From The Trenches: Interview with Rebecca Beam, CEO at Zavikon

From The Trenches: Interview with Rebecca Beam, CEO at Zavikon

Zavikon pioneers recruitment services that support employers to hire individuals with disabilities and those who are neurodivergent as part of their D&I initiatives.

Zavikon, founded by Milestones Visionary Employer Award winner Rebecca Beam, has launched placement and staffing services to match individuals with visible and invisible disabilities and those who are neurodivergent with employers who want to recruit extraordinary talent. Because Zavikon believes successful employment relationships begin with education, ongoing career coaching is provided for both employees and employers. The company’s unique offerings help employers promote Diversity, Equity, and Inclusion (DE&I) in the workplace.

Zavikon is changing the unemployment and underemployment outcomes for individuals who are overlooked. Its mission is to build a bridge to disability inclusion in the workplace.

Meet Rebecca Beam, CEO at Zavikon, a Recruitment Firm for Disabled and Neurodivergent Job Candidates

We did a virtual sit-down with Rebecca Beam to talk about her journey in starting a startup during the pandemic.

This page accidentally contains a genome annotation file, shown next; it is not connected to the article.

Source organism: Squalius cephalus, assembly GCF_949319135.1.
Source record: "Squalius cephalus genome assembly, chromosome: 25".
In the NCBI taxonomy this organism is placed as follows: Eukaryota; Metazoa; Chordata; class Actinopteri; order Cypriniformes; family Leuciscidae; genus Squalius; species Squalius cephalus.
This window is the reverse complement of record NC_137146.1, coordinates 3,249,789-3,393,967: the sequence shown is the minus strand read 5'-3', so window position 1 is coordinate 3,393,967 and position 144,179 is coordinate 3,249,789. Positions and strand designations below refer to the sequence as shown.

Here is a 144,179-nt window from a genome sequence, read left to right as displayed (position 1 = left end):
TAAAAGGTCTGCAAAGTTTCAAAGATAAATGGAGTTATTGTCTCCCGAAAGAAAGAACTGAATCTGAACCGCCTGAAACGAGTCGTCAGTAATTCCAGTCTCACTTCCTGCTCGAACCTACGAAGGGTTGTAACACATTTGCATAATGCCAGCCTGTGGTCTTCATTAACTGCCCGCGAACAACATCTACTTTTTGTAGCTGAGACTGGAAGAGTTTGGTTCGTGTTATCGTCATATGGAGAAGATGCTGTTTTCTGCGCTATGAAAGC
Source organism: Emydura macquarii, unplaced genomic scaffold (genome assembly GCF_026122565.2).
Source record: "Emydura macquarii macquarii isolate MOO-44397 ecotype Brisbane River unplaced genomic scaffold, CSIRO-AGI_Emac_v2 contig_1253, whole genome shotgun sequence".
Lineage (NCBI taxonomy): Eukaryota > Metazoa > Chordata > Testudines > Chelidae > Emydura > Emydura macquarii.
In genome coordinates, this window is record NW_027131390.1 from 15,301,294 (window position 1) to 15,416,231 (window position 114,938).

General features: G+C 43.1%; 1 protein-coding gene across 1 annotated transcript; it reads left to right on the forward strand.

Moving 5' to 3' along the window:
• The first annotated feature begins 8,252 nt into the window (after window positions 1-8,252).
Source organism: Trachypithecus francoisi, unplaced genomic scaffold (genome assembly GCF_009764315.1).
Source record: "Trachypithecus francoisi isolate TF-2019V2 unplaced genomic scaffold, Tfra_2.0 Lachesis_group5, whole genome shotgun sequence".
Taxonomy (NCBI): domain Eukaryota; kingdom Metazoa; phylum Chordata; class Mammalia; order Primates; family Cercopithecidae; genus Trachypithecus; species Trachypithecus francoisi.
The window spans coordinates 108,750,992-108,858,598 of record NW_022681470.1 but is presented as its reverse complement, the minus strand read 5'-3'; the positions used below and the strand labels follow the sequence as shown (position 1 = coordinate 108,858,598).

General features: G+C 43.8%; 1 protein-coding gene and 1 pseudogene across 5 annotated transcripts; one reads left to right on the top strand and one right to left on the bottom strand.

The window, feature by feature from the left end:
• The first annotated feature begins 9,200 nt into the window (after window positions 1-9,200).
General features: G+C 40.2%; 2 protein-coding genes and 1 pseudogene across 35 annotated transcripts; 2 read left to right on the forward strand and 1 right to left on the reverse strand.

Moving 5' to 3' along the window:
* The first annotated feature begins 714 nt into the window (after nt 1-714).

LA Startups (LAS): What is Zavikon, and how did you come up with the idea?

Rebecca Beam (RB): After spending most of my career in the technology recruiting field, I became an advisor to MindSpark, a start-up that trained and employed individuals on the autism spectrum in software testing. My experience with MindSpark was life-changing. I was astounded by the talented people we had the pleasure to work with and became passionate about helping underserved people find the meaningful careers they deserve. 

I also discovered gaps in the marketplace when acting as President and CEO of auticon. First, many companies want to hire individuals with disabilities but hesitate due to a lack of knowledge. Further, many programs for individuals on the spectrum revolve around technology which still leaves those interested in digital arts, finance, marketing, and other industries underserved. I started Zavikon to address these needs and to help companies learn how to successfully integrate disability into their DE&I efforts.